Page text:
The Hanover Inn
|Status:||Closed following a fire in June 2022. Rebuild project underway.|
Like many Harwich buildings the Hanover has had a number of uses over the years but the main fabric of the building we see today probably started out as a house, or houses, in the late 18h Century. It is built in brick, which is part painted and part rendered, and has a hipped roof covered with Welsh slate.
It became the Hanover Square Dining Rooms in the late 1850s and probably became licensed as a beer house to support these activities. The establishment was founded by William Lawrence, the son of a farmer from Aspall in Suffolk.
The Star of the East reported on Friday 26th October 1888:
FIRE. On Wednesday evening the Hanover Square Dining Rooms, Harwich, the property of Mr. W. Lawrence had a very narrow escape of being destroyed by fire through the accidental falling of a paraffin lamp, which being suspended to a beam in the dining room, fell on to a table and broke, setting fire to the table cloth, carpets, rugs &c. But for prompt and praiseworthy conduct of Mrs Lawrence and her daughter a serious conflagration must have occurred, and the house no doubt would have been destroyed. Mrs. Lawrence’s clothing caught fire, but happily she was not injured. We understand Mr. Lawrence was insured.
William Lawrence was a popular landlord and kept a clean and tidy inn, laying on meals and providing lodging for parties visiting Harwich. As time went on he slowly returned to farming with a sizeable milking herd and probably also growing vegetables – in 1895 he was advertising for a “Young man to milk and plough” in the East Anglian Daily Times. At that time his daughter Alice was looking after the Dining Rooms and William simply declares himself to be a farmer.
By 1901 the Lawrence family had left the Hanover and were running the farm from Albermarle Street on the Bathside. Gertrude Curtis had taken over at the Hanover and seven years later in 1908 Harriet Dorman was the new proprietor – staying on until 1925.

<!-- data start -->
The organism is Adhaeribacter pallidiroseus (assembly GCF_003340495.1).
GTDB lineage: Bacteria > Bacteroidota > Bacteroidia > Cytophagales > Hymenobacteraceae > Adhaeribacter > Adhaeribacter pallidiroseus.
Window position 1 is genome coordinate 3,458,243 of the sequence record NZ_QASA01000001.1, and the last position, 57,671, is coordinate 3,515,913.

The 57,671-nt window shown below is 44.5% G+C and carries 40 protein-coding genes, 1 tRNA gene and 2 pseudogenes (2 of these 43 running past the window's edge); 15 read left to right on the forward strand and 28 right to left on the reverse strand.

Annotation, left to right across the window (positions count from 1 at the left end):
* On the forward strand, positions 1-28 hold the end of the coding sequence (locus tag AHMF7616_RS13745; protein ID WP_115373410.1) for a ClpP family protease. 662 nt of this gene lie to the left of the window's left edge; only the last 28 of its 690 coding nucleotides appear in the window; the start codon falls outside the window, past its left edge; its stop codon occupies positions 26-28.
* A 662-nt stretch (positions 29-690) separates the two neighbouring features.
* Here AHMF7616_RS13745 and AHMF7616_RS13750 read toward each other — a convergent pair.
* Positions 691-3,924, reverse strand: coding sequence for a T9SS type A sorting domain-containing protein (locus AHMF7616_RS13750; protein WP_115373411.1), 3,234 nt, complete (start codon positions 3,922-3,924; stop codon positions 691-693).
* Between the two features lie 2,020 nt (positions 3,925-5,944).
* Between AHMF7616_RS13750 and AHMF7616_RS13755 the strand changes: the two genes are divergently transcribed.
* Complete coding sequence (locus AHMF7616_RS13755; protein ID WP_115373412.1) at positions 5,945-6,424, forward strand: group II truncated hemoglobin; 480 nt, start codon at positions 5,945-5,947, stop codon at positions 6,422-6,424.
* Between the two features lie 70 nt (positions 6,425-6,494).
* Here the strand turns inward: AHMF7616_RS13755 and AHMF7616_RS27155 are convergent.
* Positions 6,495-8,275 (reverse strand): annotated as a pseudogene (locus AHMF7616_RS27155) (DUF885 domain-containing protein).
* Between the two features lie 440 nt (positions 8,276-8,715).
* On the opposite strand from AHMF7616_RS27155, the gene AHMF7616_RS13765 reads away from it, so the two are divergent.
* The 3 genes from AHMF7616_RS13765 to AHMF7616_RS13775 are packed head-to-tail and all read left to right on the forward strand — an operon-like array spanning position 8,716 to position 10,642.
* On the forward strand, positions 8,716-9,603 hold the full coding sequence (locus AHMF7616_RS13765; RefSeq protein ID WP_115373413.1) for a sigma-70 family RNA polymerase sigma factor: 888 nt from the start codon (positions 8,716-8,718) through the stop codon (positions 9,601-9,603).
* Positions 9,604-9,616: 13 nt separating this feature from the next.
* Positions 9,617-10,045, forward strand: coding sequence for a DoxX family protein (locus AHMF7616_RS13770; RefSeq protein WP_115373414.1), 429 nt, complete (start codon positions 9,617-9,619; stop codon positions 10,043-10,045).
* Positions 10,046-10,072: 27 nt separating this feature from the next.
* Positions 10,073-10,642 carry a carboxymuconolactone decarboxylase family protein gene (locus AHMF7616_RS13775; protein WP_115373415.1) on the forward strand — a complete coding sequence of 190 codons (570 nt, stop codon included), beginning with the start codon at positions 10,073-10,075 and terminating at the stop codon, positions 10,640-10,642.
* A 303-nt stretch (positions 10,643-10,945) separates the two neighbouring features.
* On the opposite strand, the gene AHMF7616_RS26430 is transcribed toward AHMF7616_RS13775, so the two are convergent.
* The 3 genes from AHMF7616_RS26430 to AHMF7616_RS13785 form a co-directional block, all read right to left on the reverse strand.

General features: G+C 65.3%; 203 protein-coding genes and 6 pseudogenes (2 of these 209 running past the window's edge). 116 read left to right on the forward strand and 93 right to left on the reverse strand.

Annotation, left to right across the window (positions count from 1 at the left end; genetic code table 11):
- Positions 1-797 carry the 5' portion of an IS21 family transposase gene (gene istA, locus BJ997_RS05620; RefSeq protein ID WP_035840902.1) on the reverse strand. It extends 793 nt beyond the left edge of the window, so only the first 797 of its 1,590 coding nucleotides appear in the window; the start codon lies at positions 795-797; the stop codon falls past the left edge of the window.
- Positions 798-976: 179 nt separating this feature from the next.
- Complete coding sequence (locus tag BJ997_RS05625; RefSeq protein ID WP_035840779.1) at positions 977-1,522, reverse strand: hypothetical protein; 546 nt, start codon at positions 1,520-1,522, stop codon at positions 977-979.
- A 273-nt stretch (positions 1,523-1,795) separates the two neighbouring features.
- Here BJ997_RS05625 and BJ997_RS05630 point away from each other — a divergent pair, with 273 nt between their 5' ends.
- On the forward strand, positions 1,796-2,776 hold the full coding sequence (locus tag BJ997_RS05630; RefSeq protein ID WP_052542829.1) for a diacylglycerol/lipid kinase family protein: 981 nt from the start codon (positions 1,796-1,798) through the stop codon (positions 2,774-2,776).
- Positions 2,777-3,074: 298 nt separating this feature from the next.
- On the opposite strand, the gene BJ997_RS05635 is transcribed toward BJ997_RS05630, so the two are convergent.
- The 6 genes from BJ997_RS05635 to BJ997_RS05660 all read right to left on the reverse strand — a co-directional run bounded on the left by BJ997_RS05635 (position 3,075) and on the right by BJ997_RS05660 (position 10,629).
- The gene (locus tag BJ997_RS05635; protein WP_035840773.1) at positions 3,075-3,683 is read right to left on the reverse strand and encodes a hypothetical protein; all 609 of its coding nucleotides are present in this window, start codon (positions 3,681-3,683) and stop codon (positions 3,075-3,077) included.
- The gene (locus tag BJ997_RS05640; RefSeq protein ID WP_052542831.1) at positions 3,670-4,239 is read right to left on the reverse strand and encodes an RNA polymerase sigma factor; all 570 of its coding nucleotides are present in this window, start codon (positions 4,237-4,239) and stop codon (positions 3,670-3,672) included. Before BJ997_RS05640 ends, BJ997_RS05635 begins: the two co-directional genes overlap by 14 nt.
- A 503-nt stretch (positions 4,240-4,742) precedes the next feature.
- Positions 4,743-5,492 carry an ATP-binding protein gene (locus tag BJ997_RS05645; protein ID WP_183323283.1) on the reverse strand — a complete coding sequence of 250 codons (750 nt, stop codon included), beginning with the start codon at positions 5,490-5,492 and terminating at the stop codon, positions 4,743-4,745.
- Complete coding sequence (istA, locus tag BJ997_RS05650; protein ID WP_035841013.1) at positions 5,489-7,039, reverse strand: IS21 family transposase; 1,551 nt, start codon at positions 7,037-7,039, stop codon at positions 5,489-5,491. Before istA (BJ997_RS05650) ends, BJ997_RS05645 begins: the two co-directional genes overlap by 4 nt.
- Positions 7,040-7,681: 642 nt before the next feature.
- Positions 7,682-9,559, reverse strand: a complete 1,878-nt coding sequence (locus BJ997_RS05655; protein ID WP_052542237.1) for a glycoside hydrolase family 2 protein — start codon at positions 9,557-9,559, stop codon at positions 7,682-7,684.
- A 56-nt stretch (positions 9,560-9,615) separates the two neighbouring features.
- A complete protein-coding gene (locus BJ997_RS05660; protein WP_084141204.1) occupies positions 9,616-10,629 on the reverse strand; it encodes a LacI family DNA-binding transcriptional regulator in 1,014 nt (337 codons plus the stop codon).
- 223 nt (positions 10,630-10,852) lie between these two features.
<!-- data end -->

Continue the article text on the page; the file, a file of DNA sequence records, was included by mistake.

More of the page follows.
In more recent times – probably after the war – the Hanover was acquired by the mighty Cobbold empire, becoming Tollemache and Cobbold when the Ipswich brewers merged in 1957. Around this time the Hanover became fully licensed so it could serve wines and spirits in addition to beer.
The Hanover Inn was listed Grade II by English Heritage in 1972.
When Tolly Cobbold collapsed in 1989 legendary landlord Barry Mackness bought the pub and ran it until his retirement in 2016.
After being purchased in 2016 and refurbished the pub closed during the 2020/21 COVID-19 pandemic and permission was later sought to turn the building into flats. When that scheme was rejected the Hanover was saved by David Todd and two of his friends who bought and reopened it as a community pub in late August 2021.
Unfortunately on Tuesday 14th June 2022 disaster struck when a serious fire in Church Street destroyed the Hanover and two adjacent cottages. The fire brigade struggled to bring the blaze under control and when the fire was eventually extinguished and investigations launched it proved impossible to determine the cause or seat of the fire.
As usual the Harwich Community rallied round and remain determined that the pub will be rebuilt and reopened.
Notable Facts, Things to Look Out For
- Incorporated into the rear wall, viewable from the churchyard, is part of the ancient Harwich town wall built of septaria.
- Look out for the small ground floor windows, cut into the wall facing the church by founding landlord William Lawrence. They caused huge controversy in 1892 when the churchwardens tried to get them filled in and even built their own hoardings to try and block them.